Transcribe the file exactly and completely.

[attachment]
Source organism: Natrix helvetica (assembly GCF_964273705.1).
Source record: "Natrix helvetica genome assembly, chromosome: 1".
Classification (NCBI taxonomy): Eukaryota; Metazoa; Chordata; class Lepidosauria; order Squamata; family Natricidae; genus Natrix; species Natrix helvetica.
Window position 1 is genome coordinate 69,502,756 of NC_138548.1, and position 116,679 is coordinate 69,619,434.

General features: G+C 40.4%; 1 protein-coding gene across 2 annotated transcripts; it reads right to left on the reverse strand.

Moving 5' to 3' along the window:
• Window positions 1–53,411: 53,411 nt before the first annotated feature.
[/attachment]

Source organism: Natrix helvetica (assembly GCF_964273705.1).
Source record: "Natrix helvetica genome assembly, chromosome: 1".
Classification (NCBI taxonomy): Eukaryota; Metazoa; Chordata; class Lepidosauria; order Squamata; family Natricidae; genus Natrix; species Natrix helvetica.
Window position 1 is genome coordinate 69,502,756 of NC_138548.1, and position 116,679 is coordinate 69,619,434.

General features: G+C 40.4%; 1 protein-coding gene across 2 annotated transcripts; it reads right to left on the reverse strand.

Moving 5' to 3' along the window:
• Window positions 1–53,411: 53,411 nt before the first annotated feature.